Rule One: You Must Write
Rule Two: Finish What You Start
Rule Three: You Must Refrain From Rewriting, Except to Editorial Order
Rule Four: You Must Put Your Story on the Market
Rule Five: You Must Keep it on the Market until it has Sold
Rule Six: Start Working on Something Else
Heinlein’s Rules of Writing
Sunday morning was submissions morning this week. I haven’t had anything one the market for a couple of months, taking a breather after Cthul-You perhaps but I also had been forgetting rules three and four and telling myself I would re-write a number of stories before sending them out. Wrong. once you have finished you need to draw a line, get things submitted and start on the next project or you never move forward.
Talking of ‘Cthul-You’, I have sent an enquiry to Postscripts magazine to see if they are interested in taking on the print rights following its production by the BBC. Postscipts is blazing a trail for contemporary horror fiction (they are responsible for bringing Joe Hill to us, a name you will all know well soon) so this would be a big win. ‘Chaser’ went out to Transmission Magazine, a non-paying market based in Manchester. I’m not sure whether they accept reprints so we shall see. They have a wonderfuly polite rejection letter so I don’t mind reading it again (for the 5th time if so). I’ve also sent out ‘Circe’s’ to Chizine, an online pro-market that I’ve enjoyed reading for a while now. And ‘Horizon’ becomes my first submission to Asimov’s magazine, after two years spent causing trouble on their web-forum. I have had ‘Horizon’ on the shelf for six months since it narrowly missed out on Hub, but its time to get it back out into the world.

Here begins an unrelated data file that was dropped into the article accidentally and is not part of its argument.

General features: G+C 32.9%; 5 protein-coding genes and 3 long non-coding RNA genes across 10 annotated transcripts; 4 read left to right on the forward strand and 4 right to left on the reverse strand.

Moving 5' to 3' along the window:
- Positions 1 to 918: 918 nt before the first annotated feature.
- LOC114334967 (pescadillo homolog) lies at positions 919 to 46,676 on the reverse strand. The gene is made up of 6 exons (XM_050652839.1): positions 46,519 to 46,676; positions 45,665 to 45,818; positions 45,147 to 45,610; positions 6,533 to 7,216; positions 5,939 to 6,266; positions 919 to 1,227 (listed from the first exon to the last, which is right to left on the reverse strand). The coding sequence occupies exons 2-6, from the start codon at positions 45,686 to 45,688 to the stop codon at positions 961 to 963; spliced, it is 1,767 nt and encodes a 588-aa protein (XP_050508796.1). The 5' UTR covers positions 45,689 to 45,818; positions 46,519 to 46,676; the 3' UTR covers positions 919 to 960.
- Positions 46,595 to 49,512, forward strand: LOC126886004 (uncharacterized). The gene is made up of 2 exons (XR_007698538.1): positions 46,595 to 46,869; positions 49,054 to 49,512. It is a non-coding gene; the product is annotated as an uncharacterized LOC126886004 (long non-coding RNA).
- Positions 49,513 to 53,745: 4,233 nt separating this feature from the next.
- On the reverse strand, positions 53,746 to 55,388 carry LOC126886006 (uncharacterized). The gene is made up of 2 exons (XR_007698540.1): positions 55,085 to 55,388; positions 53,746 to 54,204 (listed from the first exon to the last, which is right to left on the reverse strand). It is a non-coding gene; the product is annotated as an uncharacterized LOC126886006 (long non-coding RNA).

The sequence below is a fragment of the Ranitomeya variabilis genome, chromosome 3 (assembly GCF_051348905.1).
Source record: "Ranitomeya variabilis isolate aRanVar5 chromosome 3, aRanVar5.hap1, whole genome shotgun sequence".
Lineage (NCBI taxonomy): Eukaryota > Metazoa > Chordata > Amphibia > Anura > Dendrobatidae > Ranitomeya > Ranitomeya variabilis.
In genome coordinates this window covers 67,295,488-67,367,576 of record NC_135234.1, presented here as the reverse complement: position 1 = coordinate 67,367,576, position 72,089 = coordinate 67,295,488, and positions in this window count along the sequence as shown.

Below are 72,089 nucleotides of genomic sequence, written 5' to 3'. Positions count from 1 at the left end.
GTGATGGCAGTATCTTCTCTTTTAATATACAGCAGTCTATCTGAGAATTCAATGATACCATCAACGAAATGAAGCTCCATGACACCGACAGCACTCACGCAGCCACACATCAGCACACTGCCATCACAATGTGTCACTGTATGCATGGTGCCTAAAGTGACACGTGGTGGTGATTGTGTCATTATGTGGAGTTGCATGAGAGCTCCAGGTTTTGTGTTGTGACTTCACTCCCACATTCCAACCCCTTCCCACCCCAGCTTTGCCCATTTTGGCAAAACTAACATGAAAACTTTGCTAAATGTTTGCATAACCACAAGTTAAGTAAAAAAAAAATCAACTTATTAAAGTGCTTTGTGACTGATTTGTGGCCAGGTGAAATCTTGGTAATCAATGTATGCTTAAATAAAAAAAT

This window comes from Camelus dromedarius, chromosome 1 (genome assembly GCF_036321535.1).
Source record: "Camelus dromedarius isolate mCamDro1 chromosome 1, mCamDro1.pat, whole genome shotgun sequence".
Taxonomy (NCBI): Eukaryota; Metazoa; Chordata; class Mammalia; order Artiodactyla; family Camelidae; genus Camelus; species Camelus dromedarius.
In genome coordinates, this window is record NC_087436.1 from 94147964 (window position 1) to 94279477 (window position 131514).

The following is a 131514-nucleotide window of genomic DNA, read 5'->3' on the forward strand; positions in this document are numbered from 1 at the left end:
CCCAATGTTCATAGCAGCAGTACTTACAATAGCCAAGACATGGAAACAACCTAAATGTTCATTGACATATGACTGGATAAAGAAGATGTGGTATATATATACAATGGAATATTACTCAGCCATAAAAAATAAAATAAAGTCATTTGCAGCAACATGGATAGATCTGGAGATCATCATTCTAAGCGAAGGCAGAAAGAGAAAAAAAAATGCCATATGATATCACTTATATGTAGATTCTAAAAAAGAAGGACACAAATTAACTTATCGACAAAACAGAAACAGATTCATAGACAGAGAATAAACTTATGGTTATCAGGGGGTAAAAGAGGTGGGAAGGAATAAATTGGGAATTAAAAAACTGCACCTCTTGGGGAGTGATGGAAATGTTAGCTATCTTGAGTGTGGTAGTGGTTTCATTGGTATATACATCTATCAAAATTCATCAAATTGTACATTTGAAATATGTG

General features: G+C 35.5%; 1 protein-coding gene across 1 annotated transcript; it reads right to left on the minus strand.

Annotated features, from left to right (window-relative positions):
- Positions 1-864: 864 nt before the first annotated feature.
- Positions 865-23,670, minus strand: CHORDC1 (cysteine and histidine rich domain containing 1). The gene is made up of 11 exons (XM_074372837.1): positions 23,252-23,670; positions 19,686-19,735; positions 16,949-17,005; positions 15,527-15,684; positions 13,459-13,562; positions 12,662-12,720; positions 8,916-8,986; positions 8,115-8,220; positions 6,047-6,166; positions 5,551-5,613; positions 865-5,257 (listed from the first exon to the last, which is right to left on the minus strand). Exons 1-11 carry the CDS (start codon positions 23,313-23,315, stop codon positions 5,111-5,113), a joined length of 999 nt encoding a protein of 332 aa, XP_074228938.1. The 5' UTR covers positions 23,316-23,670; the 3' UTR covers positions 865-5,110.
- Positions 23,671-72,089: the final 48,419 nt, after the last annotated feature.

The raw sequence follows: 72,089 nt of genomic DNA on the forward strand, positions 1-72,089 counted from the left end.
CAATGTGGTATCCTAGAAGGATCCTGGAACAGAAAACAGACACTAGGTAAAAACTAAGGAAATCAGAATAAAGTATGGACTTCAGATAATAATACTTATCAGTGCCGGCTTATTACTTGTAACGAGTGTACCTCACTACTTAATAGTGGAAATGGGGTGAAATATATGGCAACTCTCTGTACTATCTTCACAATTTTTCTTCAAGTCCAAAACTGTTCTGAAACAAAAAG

Now I just need to start getting really strict about Rule Two. Its one thing to finish stories and have them rejected, its another to leave work mouldering half finished and then on the day you die have some supernatural being of ultimate judgement say to you ‘Yes, that would have won the Hugo and Nebula and topped the NYT Bestseller list…if only you had finished it.’
Do you have stories lingering on the shelf that should really be under the nose of an editor? Tell me about them and I’ll shout at you until you send them off, and maybe try and suggest a market. Comments below.